Engagement in Practice: Social Performance and Harm in Civic Hackathons

Angela L. Chan, Molly H. Goldstein

Research output: Contribution to journalConference articlepeer-review


Civic hackathons are time-bound events where participants develop prototypes and ideas to tackle a social issue. Hackathons are practical tools for experiential learning and can provide opportunities to learn technical skills, network, and generate interest in a topic. While organizers adjust formats to democratize similar events, issue-based hackathons are largely inaccessible to relevant stakeholders and failures to make actionable change in the topic reinforce underinvestment of the populations impacted. Hackathons prize technological solutionism over reinvestment into existing systems, and historical harm is perpetuated by not designing technology with those most disadvantaged. We analyzed multiple attempts to improve hackathons and suggest mindsets and practices for minimizing harm. Organizers should only conduct civic hacks if they have sufficient financial resources and support to create an inclusive event that fosters discourse and tackles systems. Outcomes should be explicit reinvestment into relevant communities. Organizer goals should be better defined to assess whether series of targeted workshops may be more appropriate than a hackathon.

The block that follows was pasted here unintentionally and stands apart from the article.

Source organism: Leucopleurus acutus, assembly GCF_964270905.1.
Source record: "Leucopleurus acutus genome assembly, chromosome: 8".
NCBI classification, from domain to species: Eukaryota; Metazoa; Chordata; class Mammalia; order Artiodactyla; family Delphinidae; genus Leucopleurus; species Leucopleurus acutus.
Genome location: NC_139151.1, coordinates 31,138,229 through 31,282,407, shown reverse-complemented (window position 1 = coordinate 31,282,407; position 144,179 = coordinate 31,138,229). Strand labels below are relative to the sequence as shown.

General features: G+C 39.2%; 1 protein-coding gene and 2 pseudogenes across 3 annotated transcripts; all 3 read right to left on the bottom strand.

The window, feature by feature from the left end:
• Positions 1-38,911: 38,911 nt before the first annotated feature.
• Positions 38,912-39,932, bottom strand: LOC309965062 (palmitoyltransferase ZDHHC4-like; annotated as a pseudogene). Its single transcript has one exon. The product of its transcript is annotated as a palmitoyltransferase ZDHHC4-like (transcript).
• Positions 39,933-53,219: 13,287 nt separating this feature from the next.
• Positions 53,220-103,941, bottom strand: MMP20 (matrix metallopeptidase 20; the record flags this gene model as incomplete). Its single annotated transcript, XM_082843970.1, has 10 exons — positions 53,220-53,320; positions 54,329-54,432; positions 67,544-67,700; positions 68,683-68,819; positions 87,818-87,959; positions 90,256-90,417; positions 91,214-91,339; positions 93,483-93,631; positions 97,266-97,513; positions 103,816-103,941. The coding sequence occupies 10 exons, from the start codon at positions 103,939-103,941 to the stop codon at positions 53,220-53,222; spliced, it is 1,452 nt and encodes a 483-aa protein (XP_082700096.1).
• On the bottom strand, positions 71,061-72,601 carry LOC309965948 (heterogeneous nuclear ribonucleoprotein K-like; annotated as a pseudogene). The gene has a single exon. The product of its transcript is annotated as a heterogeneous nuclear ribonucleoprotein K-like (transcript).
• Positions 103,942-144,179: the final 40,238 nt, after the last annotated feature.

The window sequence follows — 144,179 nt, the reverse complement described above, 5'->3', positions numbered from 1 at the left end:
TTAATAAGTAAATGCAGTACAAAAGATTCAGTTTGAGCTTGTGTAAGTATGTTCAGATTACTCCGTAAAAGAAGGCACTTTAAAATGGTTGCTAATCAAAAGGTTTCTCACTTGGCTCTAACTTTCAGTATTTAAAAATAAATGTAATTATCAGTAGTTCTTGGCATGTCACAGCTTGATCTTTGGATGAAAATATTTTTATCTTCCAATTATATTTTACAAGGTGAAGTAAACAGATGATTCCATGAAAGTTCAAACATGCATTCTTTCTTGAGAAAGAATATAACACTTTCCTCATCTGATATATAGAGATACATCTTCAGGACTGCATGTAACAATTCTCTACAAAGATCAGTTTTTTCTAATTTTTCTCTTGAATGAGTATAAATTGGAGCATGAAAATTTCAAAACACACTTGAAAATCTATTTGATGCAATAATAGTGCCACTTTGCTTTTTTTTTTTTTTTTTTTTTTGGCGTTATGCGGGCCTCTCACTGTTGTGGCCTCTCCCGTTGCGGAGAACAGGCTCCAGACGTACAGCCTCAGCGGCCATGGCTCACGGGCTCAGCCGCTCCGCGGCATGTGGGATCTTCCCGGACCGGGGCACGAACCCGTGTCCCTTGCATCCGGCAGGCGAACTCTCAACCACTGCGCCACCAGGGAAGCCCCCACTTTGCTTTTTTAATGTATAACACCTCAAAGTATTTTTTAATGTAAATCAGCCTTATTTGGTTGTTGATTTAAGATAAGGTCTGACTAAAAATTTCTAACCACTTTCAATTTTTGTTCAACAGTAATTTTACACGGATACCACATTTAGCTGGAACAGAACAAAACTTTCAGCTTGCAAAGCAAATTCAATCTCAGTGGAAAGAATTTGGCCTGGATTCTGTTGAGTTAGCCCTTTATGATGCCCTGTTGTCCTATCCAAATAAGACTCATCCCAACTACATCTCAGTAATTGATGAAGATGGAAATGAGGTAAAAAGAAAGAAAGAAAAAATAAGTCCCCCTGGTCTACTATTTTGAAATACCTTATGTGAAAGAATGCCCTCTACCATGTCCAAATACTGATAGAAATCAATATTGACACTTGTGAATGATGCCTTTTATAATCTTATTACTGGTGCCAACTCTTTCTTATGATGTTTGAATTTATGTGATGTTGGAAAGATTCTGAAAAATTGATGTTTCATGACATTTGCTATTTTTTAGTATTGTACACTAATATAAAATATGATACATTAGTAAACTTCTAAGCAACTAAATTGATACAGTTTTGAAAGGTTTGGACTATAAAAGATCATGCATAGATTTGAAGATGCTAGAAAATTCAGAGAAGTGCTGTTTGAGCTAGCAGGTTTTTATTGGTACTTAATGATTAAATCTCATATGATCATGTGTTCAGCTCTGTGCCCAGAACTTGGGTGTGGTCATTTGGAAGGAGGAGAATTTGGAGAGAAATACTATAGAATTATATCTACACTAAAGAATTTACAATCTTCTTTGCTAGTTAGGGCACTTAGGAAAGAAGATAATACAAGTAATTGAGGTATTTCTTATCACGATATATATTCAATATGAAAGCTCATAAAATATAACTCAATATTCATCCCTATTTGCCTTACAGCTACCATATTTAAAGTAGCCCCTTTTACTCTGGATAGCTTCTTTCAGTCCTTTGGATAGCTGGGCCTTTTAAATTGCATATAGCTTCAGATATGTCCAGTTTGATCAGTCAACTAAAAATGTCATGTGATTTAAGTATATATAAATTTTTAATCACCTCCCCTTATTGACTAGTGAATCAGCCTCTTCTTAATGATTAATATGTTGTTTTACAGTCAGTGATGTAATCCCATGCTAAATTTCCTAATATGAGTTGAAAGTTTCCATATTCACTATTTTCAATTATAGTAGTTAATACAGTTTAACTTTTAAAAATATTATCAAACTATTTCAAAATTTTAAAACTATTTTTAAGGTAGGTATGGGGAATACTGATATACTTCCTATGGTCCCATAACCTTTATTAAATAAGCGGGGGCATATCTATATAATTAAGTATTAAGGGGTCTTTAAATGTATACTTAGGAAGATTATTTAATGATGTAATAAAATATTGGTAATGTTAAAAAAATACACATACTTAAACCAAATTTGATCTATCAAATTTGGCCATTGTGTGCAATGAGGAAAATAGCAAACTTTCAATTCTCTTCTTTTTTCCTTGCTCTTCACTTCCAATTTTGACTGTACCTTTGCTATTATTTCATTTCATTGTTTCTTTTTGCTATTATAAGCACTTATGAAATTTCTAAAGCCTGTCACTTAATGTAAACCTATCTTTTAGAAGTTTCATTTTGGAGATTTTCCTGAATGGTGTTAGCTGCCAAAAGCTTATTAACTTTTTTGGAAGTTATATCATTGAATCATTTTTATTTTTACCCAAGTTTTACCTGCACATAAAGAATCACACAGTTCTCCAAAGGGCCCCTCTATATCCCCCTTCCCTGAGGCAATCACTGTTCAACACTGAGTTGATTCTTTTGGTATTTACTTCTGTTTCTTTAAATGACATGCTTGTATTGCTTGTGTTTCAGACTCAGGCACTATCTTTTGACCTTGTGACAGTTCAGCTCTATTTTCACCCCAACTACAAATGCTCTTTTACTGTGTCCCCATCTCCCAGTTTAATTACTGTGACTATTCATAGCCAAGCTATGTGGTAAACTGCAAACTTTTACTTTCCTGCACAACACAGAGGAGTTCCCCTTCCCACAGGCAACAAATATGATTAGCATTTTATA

Original languageEnglish (US)
JournalASEE Annual Conference and Exposition, Conference Proceedings
StatePublished - Jul 26 2021
Event2021 ASEE Virtual Annual Conference, ASEE 2021 - Virtual, Online
Duration: Jul 26 2021Jul 29 2021

ASJC Scopus subject areas

  • Engineering(all)


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